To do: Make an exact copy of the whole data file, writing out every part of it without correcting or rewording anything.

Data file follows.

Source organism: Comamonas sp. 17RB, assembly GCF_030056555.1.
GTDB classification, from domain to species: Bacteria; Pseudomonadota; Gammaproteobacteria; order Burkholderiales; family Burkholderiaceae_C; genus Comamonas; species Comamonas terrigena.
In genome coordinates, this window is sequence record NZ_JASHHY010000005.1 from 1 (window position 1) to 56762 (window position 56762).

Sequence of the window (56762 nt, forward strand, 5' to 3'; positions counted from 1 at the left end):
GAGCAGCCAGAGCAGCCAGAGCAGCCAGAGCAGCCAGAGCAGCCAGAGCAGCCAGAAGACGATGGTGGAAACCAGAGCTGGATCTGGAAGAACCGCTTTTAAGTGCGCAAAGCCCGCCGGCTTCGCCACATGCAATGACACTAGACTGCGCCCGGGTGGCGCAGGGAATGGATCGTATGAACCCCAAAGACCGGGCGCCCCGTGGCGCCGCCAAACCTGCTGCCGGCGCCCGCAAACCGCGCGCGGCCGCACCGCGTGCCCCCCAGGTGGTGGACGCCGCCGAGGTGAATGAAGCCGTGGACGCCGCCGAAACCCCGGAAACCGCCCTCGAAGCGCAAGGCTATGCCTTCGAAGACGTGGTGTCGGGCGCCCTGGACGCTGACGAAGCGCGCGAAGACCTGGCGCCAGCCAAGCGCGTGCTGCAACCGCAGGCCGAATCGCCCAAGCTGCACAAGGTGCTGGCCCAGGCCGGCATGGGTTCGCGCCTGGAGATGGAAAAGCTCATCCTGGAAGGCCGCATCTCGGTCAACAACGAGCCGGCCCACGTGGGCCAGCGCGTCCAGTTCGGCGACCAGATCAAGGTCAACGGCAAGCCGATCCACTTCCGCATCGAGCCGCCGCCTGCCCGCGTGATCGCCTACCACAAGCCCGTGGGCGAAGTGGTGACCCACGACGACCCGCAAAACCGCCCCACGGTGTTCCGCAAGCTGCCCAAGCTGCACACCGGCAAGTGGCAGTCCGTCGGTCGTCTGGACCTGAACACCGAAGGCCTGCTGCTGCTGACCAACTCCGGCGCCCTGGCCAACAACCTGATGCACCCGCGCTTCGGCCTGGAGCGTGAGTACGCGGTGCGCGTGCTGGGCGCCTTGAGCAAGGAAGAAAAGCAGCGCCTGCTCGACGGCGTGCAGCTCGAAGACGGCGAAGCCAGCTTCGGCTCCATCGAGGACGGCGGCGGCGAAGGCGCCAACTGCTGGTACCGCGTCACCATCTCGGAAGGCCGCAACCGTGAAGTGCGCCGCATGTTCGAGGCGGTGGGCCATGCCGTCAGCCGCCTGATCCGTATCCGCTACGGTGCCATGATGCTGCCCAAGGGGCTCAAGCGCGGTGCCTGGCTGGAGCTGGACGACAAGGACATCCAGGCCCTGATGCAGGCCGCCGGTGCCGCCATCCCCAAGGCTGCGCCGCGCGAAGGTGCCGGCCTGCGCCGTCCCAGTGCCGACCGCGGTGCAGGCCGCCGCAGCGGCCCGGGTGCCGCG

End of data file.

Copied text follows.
Source organism: Comamonas sp. 17RB, assembly GCF_030056555.1.
GTDB classification, from domain to species: Bacteria; Pseudomonadota; Gammaproteobacteria; order Burkholderiales; family Burkholderiaceae_C; genus Comamonas; species Comamonas terrigena.
In genome coordinates, this window is sequence record NZ_JASHHY010000005.1 from 1 (window position 1) to 56762 (window position 56762).

Sequence of the window (56762 nt, forward strand, 5' to 3'; positions counted from 1 at the left end):
GAGCAGCCAGAGCAGCCAGAGCAGCCAGAGCAGCCAGAGCAGCCAGAGCAGCCAGAAGACGATGGTGGAAACCAGAGCTGGATCTGGAAGAACCGCTTTTAAGTGCGCAAAGCCCGCCGGCTTCGCCACATGCAATGACACTAGACTGCGCCCGGGTGGCGCAGGGAATGGATCGTATGAACCCCAAAGACCGGGCGCCCCGTGGCGCCGCCAAACCTGCTGCCGGCGCCCGCAAACCGCGCGCGGCCGCACCGCGTGCCCCCCAGGTGGTGGACGCCGCCGAGGTGAATGAAGCCGTGGACGCCGCCGAAACCCCGGAAACCGCCCTCGAAGCGCAAGGCTATGCCTTCGAAGACGTGGTGTCGGGCGCCCTGGACGCTGACGAAGCGCGCGAAGACCTGGCGCCAGCCAAGCGCGTGCTGCAACCGCAGGCCGAATCGCCCAAGCTGCACAAGGTGCTGGCCCAGGCCGGCATGGGTTCGCGCCTGGAGATGGAAAAGCTCATCCTGGAAGGCCGCATCTCGGTCAACAACGAGCCGGCCCACGTGGGCCAGCGCGTCCAGTTCGGCGACCAGATCAAGGTCAACGGCAAGCCGATCCACTTCCGCATCGAGCCGCCGCCTGCCCGCGTGATCGCCTACCACAAGCCCGTGGGCGAAGTGGTGACCCACGACGACCCGCAAAACCGCCCCACGGTGTTCCGCAAGCTGCCCAAGCTGCACACCGGCAAGTGGCAGTCCGTCGGTCGTCTGGACCTGAACACCGAAGGCCTGCTGCTGCTGACCAACTCCGGCGCCCTGGCCAACAACCTGATGCACCCGCGCTTCGGCCTGGAGCGTGAGTACGCGGTGCGCGTGCTGGGCGCCTTGAGCAAGGAAGAAAAGCAGCGCCTGCTCGACGGCGTGCAGCTCGAAGACGGCGAAGCCAGCTTCGGCTCCATCGAGGACGGCGGCGGCGAAGGCGCCAACTGCTGGTACCGCGTCACCATCTCGGAAGGCCGCAACCGTGAAGTGCGCCGCATGTTCGAGGCGGTGGGCCATGCCGTCAGCCGCCTGATCCGTATCCGCTACGGTGCCATGATGCTGCCCAAGGGGCTCAAGCGCGGTGCCTGGCTGGAGCTGGACGACAAGGACATCCAGGCCCTGATGCAGGCCGCCGGTGCCGCCATCCCCAAGGCTGCGCCGCGCGAAGGTGCCGGCCTGCGCCGTCCCAGTGCCGACCGCGGTGCAGGCCGCCGCAGCGGCCCGGGTGCCGCG